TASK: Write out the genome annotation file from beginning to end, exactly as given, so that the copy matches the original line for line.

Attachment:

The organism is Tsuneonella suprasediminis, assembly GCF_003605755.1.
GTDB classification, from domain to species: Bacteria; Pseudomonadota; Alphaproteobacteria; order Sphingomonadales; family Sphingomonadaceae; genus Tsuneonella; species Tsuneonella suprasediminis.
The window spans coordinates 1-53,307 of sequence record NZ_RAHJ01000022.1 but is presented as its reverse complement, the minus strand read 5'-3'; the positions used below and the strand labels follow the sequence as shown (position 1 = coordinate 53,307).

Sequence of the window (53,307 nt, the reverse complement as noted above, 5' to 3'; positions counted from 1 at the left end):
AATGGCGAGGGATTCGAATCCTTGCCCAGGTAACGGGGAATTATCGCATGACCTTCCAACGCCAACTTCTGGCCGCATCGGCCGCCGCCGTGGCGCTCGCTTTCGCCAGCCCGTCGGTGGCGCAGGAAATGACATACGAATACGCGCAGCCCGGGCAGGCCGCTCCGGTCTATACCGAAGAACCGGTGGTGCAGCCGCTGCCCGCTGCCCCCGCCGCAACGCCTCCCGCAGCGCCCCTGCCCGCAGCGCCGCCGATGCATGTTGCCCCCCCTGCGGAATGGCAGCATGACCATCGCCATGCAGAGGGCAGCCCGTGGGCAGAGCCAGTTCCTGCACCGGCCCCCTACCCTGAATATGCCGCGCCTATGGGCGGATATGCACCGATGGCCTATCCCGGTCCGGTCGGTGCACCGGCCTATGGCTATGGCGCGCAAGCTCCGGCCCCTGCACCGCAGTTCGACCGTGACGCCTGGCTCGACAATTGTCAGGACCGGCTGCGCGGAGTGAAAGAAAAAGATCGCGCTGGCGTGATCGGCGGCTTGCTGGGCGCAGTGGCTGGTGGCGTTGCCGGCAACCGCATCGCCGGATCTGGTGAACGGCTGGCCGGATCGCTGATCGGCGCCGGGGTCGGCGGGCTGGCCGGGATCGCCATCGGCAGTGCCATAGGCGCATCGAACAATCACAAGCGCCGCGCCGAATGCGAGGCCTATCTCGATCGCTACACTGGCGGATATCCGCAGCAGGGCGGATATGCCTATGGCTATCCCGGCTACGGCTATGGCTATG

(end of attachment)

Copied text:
The organism is Tsuneonella suprasediminis, assembly GCF_003605755.1.
GTDB classification, from domain to species: Bacteria; Pseudomonadota; Alphaproteobacteria; order Sphingomonadales; family Sphingomonadaceae; genus Tsuneonella; species Tsuneonella suprasediminis.
The window spans coordinates 1-53,307 of sequence record NZ_RAHJ01000022.1 but is presented as its reverse complement, the minus strand read 5'-3'; the positions used below and the strand labels follow the sequence as shown (position 1 = coordinate 53,307).

Sequence of the window (53,307 nt, the reverse complement as noted above, 5' to 3'; positions counted from 1 at the left end):
AATGGCGAGGGATTCGAATCCTTGCCCAGGTAACGGGGAATTATCGCATGACCTTCCAACGCCAACTTCTGGCCGCATCGGCCGCCGCCGTGGCGCTCGCTTTCGCCAGCCCGTCGGTGGCGCAGGAAATGACATACGAATACGCGCAGCCCGGGCAGGCCGCTCCGGTCTATACCGAAGAACCGGTGGTGCAGCCGCTGCCCGCTGCCCCCGCCGCAACGCCTCCCGCAGCGCCCCTGCCCGCAGCGCCGCCGATGCATGTTGCCCCCCCTGCGGAATGGCAGCATGACCATCGCCATGCAGAGGGCAGCCCGTGGGCAGAGCCAGTTCCTGCACCGGCCCCCTACCCTGAATATGCCGCGCCTATGGGCGGATATGCACCGATGGCCTATCCCGGTCCGGTCGGTGCACCGGCCTATGGCTATGGCGCGCAAGCTCCGGCCCCTGCACCGCAGTTCGACCGTGACGCCTGGCTCGACAATTGTCAGGACCGGCTGCGCGGAGTGAAAGAAAAAGATCGCGCTGGCGTGATCGGCGGCTTGCTGGGCGCAGTGGCTGGTGGCGTTGCCGGCAACCGCATCGCCGGATCTGGTGAACGGCTGGCCGGATCGCTGATCGGCGCCGGGGTCGGCGGGCTGGCCGGGATCGCCATCGGCAGTGCCATAGGCGCATCGAACAATCACAAGCGCCGCGCCGAATGCGAGGCCTATCTCGATCGCTACACTGGCGGATATCCGCAGCAGGGCGGATATGCCTATGGCTATCCCGGCTACGGCTATGGCTATG